As I began training for the Infinity Gauntlet Challenge, I reminded myself to wear my patella/knee band for protection from injury. If I thought it would help to run with ti leaf in my sports bra, I would do that too.  I wore bands on each knee for any run over four miles and avoided injury over the last three months of training.  (Knock on wood).  The crazy thing is, my knee used to hurt more from paddling than it ever did from running, maybe I need to rock the patella band if I ever make it back to six-man training on the water.

The second “ugly” about running is me. The time suck means I have no time for manicures, pedicures, haircuts, or eyebrow waxing.  Usually it doesn’t matter that much since I’m not dating or going out dancing all the time anymore.  So the people who I spend time could care less if I have naked nails or caterpillar eyebrows.  But when I go to work conferences and reach out to network with people, I admit that I notice when people are well-coiffed and have nice, neat nails.  Thankfully I have all that Urban Decay make-up I buy during moments of on-line shopping weakness so my lipstick and eye make-up looks polished.  But my nails sure look ugly when they are just short and naked.  The least I should do is toss some clear coat or sheer pink on them before I travel to avoid the basic ugly hand syndrome I’ve been suffering from this year.

A third and final “ugly” is pain. I anticipated being in so much pain after running more than19.3 miles last weekend that I took Monday off and scheduled a massage for myself.  However, other than being sleepy, I felt great.  My body didn’t hurt much and even my feet were fine.  No blisters or lost toenails to speak of this time.  But there are stories out there of runners who have toenails that turn black and eventually fall off of their feet.  That sounds so ugly and painful to me.

Pain does hit me during the act of running, which is a valid reason for hating the act of running. Around mile five or after about 45 minutes, the tiniest bit of pain is exacerbated and exaggerated in my head. I think that happens because I get bored when I run and I hyper-focus my attention on the pain.  That is the mental challenge of running that I am still working on.  And of course, I figured out a way to injure my elbow while running.  How frickin’ creative of me, right?

Truth be told, my elbow injury was probably the result of paddling, running and learning how to use my sai all during the month of June. That is a lot of wear and tear to put on one joint in an old lady’s body.  My elbow developed swelling and pain that was not alleviated through weeks of the usual physical therapy with my sports medicine doctor.  The only way I found relief was through acupuncture and a damn cortisone shot.  I felt so much intense pain that I couldn’t go to work.  The injury occurred in my right arm and that just sucked.  But to not be able to take a trip to see my long distance boyfriend blew donkey nuts.  Missing out on that trip made me angry and it was a big “ugly” to experience.  I hate injuries.  Sitting still isn’t easy for me.  I needed to ice and rest my elbow but all I wanted to do was cry because it was so hard to take care of stuff while I was injured.  That is pretty ugly, too.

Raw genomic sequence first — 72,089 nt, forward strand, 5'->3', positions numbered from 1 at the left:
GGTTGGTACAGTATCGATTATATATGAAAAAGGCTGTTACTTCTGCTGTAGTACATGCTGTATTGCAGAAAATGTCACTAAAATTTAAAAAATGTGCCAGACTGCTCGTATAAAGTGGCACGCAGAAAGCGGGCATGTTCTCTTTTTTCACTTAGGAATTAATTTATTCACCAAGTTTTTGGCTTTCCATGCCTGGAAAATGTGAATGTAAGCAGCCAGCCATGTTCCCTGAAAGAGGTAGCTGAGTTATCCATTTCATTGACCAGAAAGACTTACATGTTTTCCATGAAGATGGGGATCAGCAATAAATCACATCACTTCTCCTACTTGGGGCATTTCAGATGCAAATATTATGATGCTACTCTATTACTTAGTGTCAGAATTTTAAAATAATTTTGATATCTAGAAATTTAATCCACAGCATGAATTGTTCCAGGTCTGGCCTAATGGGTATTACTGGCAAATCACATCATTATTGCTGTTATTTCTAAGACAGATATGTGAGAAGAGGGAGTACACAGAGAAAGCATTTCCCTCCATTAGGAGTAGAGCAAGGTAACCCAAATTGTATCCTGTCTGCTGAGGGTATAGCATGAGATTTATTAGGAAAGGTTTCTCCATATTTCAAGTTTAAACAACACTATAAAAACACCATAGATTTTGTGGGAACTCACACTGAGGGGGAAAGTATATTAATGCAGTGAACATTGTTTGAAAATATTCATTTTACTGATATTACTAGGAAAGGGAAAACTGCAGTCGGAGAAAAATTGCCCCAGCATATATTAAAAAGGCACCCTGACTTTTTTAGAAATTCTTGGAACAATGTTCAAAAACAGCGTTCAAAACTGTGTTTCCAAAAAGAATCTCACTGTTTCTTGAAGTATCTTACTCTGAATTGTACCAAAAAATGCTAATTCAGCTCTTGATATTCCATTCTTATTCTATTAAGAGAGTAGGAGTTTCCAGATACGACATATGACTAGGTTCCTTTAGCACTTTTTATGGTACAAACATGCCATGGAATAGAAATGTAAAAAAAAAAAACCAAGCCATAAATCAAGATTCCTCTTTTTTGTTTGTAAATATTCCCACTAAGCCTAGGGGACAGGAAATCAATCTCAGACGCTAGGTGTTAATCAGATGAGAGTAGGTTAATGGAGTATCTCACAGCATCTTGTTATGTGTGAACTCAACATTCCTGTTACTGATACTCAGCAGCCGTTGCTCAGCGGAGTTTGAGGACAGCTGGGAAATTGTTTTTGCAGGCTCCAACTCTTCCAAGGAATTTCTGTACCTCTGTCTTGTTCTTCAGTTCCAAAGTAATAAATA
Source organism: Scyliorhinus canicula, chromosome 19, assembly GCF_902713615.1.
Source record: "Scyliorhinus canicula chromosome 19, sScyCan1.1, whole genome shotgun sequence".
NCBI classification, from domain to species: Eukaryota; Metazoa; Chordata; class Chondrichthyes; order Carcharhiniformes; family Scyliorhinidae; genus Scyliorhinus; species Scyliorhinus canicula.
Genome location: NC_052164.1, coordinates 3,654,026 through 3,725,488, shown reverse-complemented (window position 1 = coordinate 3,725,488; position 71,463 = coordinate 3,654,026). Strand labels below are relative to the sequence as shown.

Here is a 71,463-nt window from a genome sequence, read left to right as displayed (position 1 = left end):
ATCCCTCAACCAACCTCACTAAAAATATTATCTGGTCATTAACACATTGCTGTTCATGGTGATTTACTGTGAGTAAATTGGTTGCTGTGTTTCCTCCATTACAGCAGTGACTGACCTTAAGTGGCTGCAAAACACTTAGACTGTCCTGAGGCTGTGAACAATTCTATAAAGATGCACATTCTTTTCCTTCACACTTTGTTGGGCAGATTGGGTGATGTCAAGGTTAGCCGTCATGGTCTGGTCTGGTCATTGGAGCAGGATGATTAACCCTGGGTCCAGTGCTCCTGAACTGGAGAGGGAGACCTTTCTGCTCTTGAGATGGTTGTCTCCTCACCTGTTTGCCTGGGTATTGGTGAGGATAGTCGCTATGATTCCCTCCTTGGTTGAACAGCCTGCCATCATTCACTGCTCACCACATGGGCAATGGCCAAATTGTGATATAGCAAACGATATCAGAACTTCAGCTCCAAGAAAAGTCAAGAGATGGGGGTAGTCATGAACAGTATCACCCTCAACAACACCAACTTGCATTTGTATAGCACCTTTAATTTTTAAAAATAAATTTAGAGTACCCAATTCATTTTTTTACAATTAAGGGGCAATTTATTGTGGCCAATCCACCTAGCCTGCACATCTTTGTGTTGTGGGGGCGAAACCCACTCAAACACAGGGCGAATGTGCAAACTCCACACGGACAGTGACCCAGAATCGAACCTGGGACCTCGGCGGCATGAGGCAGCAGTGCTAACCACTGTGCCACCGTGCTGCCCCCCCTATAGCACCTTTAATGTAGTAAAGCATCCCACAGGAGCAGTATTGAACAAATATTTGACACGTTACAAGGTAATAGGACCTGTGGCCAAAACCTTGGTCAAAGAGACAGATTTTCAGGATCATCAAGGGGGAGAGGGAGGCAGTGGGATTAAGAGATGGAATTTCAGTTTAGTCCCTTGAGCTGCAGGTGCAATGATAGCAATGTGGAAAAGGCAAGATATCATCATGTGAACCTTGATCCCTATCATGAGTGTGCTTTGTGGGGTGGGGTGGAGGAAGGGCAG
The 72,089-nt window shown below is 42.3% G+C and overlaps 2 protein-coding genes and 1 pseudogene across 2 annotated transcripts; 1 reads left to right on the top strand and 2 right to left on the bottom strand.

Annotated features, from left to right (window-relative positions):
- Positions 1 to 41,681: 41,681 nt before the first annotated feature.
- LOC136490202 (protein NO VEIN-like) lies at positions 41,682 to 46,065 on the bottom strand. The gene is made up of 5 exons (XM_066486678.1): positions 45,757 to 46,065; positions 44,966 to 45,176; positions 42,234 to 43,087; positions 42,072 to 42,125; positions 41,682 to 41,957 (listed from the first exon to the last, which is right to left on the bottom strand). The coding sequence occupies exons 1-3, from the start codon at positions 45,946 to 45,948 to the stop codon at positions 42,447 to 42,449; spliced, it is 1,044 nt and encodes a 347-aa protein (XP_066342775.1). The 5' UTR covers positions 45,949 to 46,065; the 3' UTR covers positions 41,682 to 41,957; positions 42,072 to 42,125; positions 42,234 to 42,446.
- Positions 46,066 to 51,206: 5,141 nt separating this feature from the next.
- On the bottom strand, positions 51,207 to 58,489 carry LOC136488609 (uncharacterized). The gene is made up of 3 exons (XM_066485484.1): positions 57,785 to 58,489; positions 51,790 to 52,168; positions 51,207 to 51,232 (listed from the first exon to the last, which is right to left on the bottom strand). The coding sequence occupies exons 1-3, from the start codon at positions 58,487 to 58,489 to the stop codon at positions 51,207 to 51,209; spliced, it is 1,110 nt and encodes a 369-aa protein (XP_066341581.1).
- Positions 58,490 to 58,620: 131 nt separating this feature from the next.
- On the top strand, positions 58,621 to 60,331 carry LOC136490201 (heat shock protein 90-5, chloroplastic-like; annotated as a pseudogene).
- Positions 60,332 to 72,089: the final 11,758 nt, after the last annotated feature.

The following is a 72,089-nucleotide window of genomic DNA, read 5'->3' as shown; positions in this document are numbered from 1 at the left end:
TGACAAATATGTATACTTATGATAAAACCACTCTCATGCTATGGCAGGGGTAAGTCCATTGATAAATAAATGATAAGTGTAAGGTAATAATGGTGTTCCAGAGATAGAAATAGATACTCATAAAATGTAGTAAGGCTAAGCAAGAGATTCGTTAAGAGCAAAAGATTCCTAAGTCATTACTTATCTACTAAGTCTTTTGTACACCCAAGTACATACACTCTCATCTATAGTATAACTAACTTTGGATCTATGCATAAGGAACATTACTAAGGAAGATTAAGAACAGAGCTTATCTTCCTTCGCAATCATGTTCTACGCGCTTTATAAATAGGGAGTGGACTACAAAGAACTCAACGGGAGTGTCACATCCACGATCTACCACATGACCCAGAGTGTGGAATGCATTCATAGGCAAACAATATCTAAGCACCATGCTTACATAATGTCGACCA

Despite the “bad” and “ugly” of running, I really enjoy the racing. RunDisney events are unique because they attract Disney fanatics who run, rather than running fanatics who are pushing for PRs.  And each RunDisney race has a theme so some competitors take as much time preparing their costumes as take in training to actually run.

I hadn’t submitted a half marathon time to the race coordinators so I was placed in the last corral with runner who had a 15 or 16 minute/mile pace. Since my goal for my race pace was 12:30/mile this race, I felt I would be able to break off from the back of the pack fairly easily.  But being with the folks who were really doing the race just for fun gave me a new appreciation for fitness and health.  Waiting for an hour in our corral before we were even close to the start line, I met a few people and chatted a bit.  One woman had just turned 50 and was doing her first half marathon.  We had fun talking about being moms and taking time out for our health now that our kids had grown up a bit.  Another woman, who was probably in her late 20s, signed up for the race with her husband.  He submitted his time and was in corral B and didn’t bother to come back to the last corral to start with his wifey.  (I raised my eyebrow at that comment.)  She laughed it off and said she would see him later.  They had travelled from the East Coast so 52 degrees didn’t feel particularly cold to her.  It felt nice to chat with people before the start of the race and it helped me to pass the time without growing more and more nervous.